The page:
On stalking, negative reviews and giving up

Most people by now are completely aware of what has been going on in the YA book community for the past week. For those of you who don’t know, an author by the name of Kathleen Hale has accused a one star reviewer of destroying her career and proceeded to stalk the reviewer, eventually knocking at the reviewer’s door unannounced (x, x). If that was not all, another one star reviewer in Scotland has had its author, Richard Brittain, who lived in London, drive specifically to her working place to knock her on the head with a bottle and leave (x, x).

Perfectly acceptable behaviour, right?


It’s no wonder that the book community is up in flames. With Brittain being released on probation, and Hale acting all mighty and proud whilst authors such as Anne Rice clap her hands at her, with publishers allegedly releasing bloggers’ addresses to asking authors, how could it not be? Plenty of people are terrified of continuing blogging, and I can’t blame them. I’m scared too.

I’m scared of using my real name.

I’m scared of participating in giveaways.

I’m scared of even divulging the country I live on.

I’m scared of writing negative reviews.

I’m scared for everyone else out there who has written them.

I’m scared of being bullied into keeping my voice quiet.

But I’m not giving up.

I’ve rechecked my privacy settings everywhere. I’ve added mental notes of writers to stay clear off. I’ve chosen to be a little more careful with my writing (though one could argue that that is not enough), and maybe even ask friends to proofread a review or two. But I am still scared. I have a not very positive review to post soon, and I am terrified of clicking the Publish button. One never knows when something like this might happen.

But I just cannot keep quiet. Not only because bullying is inherently wrong, not only because yes, I do love the moment in Braveheart where they’re all shouting “freedom!”, but because I have never had any cause of complaint towards any author I have, however briefly, spoken to.

Patrick Rothfuss, Scott Lynch, and George R.R. Martin, though touring in countries on the other side of the world, far from home, with hundreds and thousands of people waiting for their books to be signed, still took time for a photo, for a laugh, for a small talk over how awesome Doctor Who is and how hard it can be to be away from family, and to remind their readers that everyone can achieve their dreams if they work for them and don’t give up.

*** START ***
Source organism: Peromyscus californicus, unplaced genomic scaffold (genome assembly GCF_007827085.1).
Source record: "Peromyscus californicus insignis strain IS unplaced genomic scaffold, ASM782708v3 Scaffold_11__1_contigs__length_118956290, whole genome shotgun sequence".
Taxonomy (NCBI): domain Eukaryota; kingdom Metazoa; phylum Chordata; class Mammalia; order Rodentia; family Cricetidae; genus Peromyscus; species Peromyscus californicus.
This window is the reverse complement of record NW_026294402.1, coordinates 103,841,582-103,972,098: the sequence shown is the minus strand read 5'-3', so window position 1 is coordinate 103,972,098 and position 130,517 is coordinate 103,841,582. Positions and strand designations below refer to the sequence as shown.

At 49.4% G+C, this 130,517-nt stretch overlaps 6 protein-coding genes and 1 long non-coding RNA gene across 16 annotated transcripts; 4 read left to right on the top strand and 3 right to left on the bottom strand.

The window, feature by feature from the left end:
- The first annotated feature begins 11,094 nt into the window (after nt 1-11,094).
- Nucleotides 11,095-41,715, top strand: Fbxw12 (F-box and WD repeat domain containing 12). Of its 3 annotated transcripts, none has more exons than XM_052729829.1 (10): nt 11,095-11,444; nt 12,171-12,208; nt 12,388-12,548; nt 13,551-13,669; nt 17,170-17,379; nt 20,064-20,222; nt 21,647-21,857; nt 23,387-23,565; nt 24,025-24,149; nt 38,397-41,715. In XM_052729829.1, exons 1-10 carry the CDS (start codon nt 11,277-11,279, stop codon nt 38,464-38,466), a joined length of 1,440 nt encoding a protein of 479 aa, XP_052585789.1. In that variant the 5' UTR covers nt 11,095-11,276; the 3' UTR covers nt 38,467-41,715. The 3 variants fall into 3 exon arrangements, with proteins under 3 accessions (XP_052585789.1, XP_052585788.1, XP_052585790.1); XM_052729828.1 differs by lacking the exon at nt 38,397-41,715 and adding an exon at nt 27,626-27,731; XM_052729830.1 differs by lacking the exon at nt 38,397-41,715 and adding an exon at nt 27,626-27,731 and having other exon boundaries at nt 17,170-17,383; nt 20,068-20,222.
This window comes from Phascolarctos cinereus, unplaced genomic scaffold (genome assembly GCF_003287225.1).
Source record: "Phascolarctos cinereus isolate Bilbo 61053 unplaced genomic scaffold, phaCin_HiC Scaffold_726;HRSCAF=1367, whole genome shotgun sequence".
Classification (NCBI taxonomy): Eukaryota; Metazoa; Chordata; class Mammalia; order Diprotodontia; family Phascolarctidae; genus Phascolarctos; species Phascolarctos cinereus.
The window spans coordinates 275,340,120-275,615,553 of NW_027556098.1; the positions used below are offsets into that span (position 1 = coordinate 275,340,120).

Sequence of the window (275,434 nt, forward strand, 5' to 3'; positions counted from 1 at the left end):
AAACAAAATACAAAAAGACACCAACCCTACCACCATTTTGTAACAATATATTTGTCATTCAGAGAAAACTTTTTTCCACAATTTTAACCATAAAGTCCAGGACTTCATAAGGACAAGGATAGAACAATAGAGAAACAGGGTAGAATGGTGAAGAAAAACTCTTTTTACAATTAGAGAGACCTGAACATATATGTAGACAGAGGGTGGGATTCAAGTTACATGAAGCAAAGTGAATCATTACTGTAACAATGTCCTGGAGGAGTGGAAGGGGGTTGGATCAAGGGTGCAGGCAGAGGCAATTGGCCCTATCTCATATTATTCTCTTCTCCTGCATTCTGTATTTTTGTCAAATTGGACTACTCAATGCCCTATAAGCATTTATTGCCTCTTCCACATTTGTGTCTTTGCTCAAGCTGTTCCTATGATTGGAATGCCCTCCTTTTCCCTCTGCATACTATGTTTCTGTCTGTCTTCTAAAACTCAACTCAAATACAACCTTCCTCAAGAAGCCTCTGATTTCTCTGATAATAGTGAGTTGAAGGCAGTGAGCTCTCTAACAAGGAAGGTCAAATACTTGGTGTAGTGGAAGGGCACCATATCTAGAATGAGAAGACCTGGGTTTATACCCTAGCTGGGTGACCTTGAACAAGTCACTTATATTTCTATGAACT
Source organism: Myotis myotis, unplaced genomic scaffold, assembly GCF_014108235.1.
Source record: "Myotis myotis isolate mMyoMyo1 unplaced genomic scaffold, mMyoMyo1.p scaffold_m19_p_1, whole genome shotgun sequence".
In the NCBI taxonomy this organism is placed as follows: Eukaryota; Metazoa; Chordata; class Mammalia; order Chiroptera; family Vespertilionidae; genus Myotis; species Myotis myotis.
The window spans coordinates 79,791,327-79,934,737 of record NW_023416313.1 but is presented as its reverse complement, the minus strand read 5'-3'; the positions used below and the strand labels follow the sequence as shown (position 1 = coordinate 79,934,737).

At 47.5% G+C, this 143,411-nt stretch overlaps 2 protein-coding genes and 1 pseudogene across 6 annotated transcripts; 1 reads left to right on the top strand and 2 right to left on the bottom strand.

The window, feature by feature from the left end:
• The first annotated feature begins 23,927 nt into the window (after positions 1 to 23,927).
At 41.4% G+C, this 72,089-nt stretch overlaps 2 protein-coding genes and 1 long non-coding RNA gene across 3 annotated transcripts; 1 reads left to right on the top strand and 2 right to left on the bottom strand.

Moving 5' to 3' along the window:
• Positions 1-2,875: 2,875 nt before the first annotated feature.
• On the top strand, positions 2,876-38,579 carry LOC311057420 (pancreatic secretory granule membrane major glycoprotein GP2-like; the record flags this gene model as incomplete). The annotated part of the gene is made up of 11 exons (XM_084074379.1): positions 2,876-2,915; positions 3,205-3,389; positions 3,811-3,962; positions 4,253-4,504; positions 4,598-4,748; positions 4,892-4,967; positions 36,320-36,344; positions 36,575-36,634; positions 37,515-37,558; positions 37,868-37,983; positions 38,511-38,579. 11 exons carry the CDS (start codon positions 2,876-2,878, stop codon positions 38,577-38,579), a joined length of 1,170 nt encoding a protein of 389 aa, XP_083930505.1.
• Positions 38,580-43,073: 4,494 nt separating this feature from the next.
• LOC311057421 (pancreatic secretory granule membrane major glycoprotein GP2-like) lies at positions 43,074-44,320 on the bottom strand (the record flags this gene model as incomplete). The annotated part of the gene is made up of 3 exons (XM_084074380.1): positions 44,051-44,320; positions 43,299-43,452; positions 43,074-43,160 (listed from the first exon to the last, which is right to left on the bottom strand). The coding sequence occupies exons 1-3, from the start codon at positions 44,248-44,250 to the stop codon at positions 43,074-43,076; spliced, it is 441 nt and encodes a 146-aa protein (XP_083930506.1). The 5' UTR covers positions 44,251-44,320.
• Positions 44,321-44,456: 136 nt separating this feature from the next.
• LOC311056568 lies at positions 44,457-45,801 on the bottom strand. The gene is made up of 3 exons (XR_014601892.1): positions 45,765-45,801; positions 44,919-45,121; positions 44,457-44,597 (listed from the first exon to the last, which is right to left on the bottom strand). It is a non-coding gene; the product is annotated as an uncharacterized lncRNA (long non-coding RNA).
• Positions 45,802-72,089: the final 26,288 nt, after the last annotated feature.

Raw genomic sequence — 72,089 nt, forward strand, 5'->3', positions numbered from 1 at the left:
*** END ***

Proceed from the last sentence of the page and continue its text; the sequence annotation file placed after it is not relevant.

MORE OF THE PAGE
Marissa Meyer, despite the hundreds of tweets she certainly receives, still took her time to let me fangirl about her upcoming books and tease me some more.

Sharon Bayliss not only geeked out with me about the Hogwarts Houses, but also contacted me to help on her blog tour for her upcoming book even though I have never participated in one before.

Claire Legrande never failed to reply to any of my tweets and was always kind and cheerful.

Célia Correia Loureiro, a Portuguese author, accepted my criticism of her novel without a single word of annoyance or sadness. In fact, I was taken aback by her complete politeness.

Filipe Faria, another Portuguese author and one of the country’s biggest Fantasy names, teased me when I admitted I was asking him to sign a book of his when I had yet read any of his work.

Charlie Fletcher, Katherine Clements, Nnedi Okorafor, Frances Hardinge, Trudi Canavan, Sharon Bayliss, and Claire Legrand (that I remember, there might be more) took their time to read and retweet the links to my reviews of their books. It may sound like little to most of you, but for someone who is only starting out, it means the world. I still squeal every time an author, or their agent or editor, retweets something of mine.

And it’s not just the authors I’ve had “small” or “big” contact with. So many have risen their voices against these horrifying behaviours. Lauren DeStefano and Beth Revis, for example, two authors I haven’t yet read, have been particularly active in their condemnation over what Hale and Brittain have done.

Most authors and bloggers are disgusted with what has happened. Exceptions like Robin Wasserman, Anne Rice, and Danielle Paige are just that. Exceptions. So how could I leave such a brilliant community?

I hope these incidents will not be repeated. I hope that those who supported Hale and/or Brittain come to their senses and understand that these people have committed crimes. I hope justice is done for Blythe and and Rolland. I hope they manage to sleep without nightmares.

I hope nobody will ever be bullied into silence again.


One thought on “On stalking, negative reviews and giving up

  1. Pingback: On word sprints and insane goals | Tessellated Tales

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